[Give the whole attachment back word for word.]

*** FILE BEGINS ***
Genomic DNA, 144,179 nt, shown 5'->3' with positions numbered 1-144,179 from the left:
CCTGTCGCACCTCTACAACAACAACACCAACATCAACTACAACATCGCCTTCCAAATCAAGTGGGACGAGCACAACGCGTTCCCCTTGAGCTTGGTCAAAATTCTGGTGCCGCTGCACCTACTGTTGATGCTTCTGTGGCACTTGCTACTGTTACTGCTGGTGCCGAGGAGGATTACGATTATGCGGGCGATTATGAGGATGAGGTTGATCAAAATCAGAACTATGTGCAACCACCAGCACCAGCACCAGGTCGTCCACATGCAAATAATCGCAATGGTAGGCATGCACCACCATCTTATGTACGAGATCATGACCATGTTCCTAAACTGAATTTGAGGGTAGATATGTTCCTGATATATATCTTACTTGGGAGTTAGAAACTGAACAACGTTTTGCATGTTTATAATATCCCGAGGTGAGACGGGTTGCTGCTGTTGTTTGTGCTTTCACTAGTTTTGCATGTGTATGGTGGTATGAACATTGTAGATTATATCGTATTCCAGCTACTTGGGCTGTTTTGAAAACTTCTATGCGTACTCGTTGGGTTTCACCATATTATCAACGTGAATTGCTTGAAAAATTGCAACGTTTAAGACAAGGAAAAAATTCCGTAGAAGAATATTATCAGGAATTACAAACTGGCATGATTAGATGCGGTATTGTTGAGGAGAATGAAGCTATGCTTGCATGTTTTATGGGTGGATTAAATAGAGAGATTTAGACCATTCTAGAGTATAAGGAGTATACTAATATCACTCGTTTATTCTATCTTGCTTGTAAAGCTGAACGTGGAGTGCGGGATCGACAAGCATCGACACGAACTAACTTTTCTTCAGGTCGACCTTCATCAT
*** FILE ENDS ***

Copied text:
Genomic DNA, 144,179 nt, shown 5'->3' with positions numbered 1-144,179 from the left:
CCTGTCGCACCTCTACAACAACAACACCAACATCAACTACAACATCGCCTTCCAAATCAAGTGGGACGAGCACAACGCGTTCCCCTTGAGCTTGGTCAAAATTCTGGTGCCGCTGCACCTACTGTTGATGCTTCTGTGGCACTTGCTACTGTTACTGCTGGTGCCGAGGAGGATTACGATTATGCGGGCGATTATGAGGATGAGGTTGATCAAAATCAGAACTATGTGCAACCACCAGCACCAGCACCAGGTCGTCCACATGCAAATAATCGCAATGGTAGGCATGCACCACCATCTTATGTACGAGATCATGACCATGTTCCTAAACTGAATTTGAGGGTAGATATGTTCCTGATATATATCTTACTTGGGAGTTAGAAACTGAACAACGTTTTGCATGTTTATAATATCCCGAGGTGAGACGGGTTGCTGCTGTTGTTTGTGCTTTCACTAGTTTTGCATGTGTATGGTGGTATGAACATTGTAGATTATATCGTATTCCAGCTACTTGGGCTGTTTTGAAAACTTCTATGCGTACTCGTTGGGTTTCACCATATTATCAACGTGAATTGCTTGAAAAATTGCAACGTTTAAGACAAGGAAAAAATTCCGTAGAAGAATATTATCAGGAATTACAAACTGGCATGATTAGATGCGGTATTGTTGAGGAGAATGAAGCTATGCTTGCATGTTTTATGGGTGGATTAAATAGAGAGATTTAGACCATTCTAGAGTATAAGGAGTATACTAATATCACTCGTTTATTCTATCTTGCTTGTAAAGCTGAACGTGGAGTGCGGGATCGACAAGCATCGACACGAACTAACTTTTCTTCAGGTCGACCTTCATCAT